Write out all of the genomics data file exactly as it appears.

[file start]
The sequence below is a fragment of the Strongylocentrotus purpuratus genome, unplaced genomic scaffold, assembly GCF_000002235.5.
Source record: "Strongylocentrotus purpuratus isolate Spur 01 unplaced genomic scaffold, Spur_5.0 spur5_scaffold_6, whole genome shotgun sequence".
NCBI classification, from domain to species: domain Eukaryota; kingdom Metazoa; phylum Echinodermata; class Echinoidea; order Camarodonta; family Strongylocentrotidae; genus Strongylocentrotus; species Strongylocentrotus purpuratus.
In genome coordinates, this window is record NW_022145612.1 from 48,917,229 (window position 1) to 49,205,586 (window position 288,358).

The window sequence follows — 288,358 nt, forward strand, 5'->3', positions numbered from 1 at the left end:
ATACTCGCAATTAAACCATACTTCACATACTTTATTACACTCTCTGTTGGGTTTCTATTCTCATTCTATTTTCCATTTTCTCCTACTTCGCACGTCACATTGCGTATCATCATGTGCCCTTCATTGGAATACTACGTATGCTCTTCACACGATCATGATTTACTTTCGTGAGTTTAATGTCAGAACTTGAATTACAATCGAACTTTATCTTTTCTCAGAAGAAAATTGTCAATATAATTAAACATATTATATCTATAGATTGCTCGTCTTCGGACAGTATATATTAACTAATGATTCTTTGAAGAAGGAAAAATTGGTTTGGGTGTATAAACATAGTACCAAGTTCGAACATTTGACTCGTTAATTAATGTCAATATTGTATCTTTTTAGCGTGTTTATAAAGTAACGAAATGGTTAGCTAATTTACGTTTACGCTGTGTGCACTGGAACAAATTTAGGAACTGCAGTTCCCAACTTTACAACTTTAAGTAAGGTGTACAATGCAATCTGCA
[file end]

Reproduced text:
The sequence below is a fragment of the Strongylocentrotus purpuratus genome, unplaced genomic scaffold, assembly GCF_000002235.5.
Source record: "Strongylocentrotus purpuratus isolate Spur 01 unplaced genomic scaffold, Spur_5.0 spur5_scaffold_6, whole genome shotgun sequence".
NCBI classification, from domain to species: domain Eukaryota; kingdom Metazoa; phylum Echinodermata; class Echinoidea; order Camarodonta; family Strongylocentrotidae; genus Strongylocentrotus; species Strongylocentrotus purpuratus.
In genome coordinates, this window is record NW_022145612.1 from 48,917,229 (window position 1) to 49,205,586 (window position 288,358).

The window sequence follows — 288,358 nt, forward strand, 5'->3', positions numbered from 1 at the left end:
ATACTCGCAATTAAACCATACTTCACATACTTTATTACACTCTCTGTTGGGTTTCTATTCTCATTCTATTTTCCATTTTCTCCTACTTCGCACGTCACATTGCGTATCATCATGTGCCCTTCATTGGAATACTACGTATGCTCTTCACACGATCATGATTTACTTTCGTGAGTTTAATGTCAGAACTTGAATTACAATCGAACTTTATCTTTTCTCAGAAGAAAATTGTCAATATAATTAAACATATTATATCTATAGATTGCTCGTCTTCGGACAGTATATATTAACTAATGATTCTTTGAAGAAGGAAAAATTGGTTTGGGTGTATAAACATAGTACCAAGTTCGAACATTTGACTCGTTAATTAATGTCAATATTGTATCTTTTTAGCGTGTTTATAAAGTAACGAAATGGTTAGCTAATTTACGTTTACGCTGTGTGCACTGGAACAAATTTAGGAACTGCAGTTCCCAACTTTACAACTTTAAGTAAGGTGTACAATGCAATCTGCA